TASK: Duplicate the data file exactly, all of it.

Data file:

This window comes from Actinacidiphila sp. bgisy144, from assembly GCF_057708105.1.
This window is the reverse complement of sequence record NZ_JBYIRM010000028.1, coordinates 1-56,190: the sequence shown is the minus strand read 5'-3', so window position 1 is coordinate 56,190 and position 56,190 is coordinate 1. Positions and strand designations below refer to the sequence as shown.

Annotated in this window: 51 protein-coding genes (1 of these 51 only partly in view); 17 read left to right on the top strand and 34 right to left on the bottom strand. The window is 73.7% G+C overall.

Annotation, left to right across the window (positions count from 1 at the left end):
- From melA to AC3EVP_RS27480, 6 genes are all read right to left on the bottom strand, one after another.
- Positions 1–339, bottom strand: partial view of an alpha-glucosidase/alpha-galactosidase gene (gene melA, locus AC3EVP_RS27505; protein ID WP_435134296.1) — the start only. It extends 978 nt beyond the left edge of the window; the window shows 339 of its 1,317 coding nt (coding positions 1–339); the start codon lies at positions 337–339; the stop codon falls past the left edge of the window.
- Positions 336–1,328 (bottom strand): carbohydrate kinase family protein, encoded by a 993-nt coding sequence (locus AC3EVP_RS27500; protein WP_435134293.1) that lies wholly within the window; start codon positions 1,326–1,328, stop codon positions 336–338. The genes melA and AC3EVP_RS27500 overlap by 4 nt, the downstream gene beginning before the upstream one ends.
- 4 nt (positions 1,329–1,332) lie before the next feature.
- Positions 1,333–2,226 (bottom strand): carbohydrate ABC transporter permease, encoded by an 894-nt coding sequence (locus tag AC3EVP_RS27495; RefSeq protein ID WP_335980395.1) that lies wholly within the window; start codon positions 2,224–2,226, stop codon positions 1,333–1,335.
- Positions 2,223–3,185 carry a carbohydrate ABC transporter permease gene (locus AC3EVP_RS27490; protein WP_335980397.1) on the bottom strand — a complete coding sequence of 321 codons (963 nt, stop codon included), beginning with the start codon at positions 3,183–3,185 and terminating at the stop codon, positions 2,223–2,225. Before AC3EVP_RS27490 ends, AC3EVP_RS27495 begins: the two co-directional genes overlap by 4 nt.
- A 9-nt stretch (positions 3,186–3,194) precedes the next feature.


This window comes from Actinacidiphila sp. bgisy144, from assembly GCF_057708105.1.
This window is the reverse complement of sequence record NZ_JBYIRM010000028.1, coordinates 1-56,190: the sequence shown is the minus strand read 5'-3', so window position 1 is coordinate 56,190 and position 56,190 is coordinate 1. Positions and strand designations below refer to the sequence as shown.

Annotated in this window: 51 protein-coding genes (1 of these 51 only partly in view); 17 read left to right on the top strand and 34 right to left on the bottom strand. The window is 73.7% G+C overall.

Annotation, left to right across the window (positions count from 1 at the left end):
- From melA to AC3EVP_RS27480, 6 genes are all read right to left on the bottom strand, one after another.
- Positions 1–339, bottom strand: partial view of an alpha-glucosidase/alpha-galactosidase gene (gene melA, locus AC3EVP_RS27505; protein ID WP_435134296.1) — the start only. It extends 978 nt beyond the left edge of the window; the window shows 339 of its 1,317 coding nt (coding positions 1–339); the start codon lies at positions 337–339; the stop codon falls past the left edge of the window.
- Positions 336–1,328 (bottom strand): carbohydrate kinase family protein, encoded by a 993-nt coding sequence (locus AC3EVP_RS27500; protein WP_435134293.1) that lies wholly within the window; start codon positions 1,326–1,328, stop codon positions 336–338. The genes melA and AC3EVP_RS27500 overlap by 4 nt, the downstream gene beginning before the upstream one ends.
- 4 nt (positions 1,329–1,332) lie before the next feature.
- Positions 1,333–2,226 (bottom strand): carbohydrate ABC transporter permease, encoded by an 894-nt coding sequence (locus tag AC3EVP_RS27495; RefSeq protein ID WP_335980395.1) that lies wholly within the window; start codon positions 2,224–2,226, stop codon positions 1,333–1,335.
- Positions 2,223–3,185 carry a carbohydrate ABC transporter permease gene (locus AC3EVP_RS27490; protein WP_335980397.1) on the bottom strand — a complete coding sequence of 321 codons (963 nt, stop codon included), beginning with the start codon at positions 3,183–3,185 and terminating at the stop codon, positions 2,223–2,225. Before AC3EVP_RS27490 ends, AC3EVP_RS27495 begins: the two co-directional genes overlap by 4 nt.
- A 9-nt stretch (positions 3,186–3,194) precedes the next feature.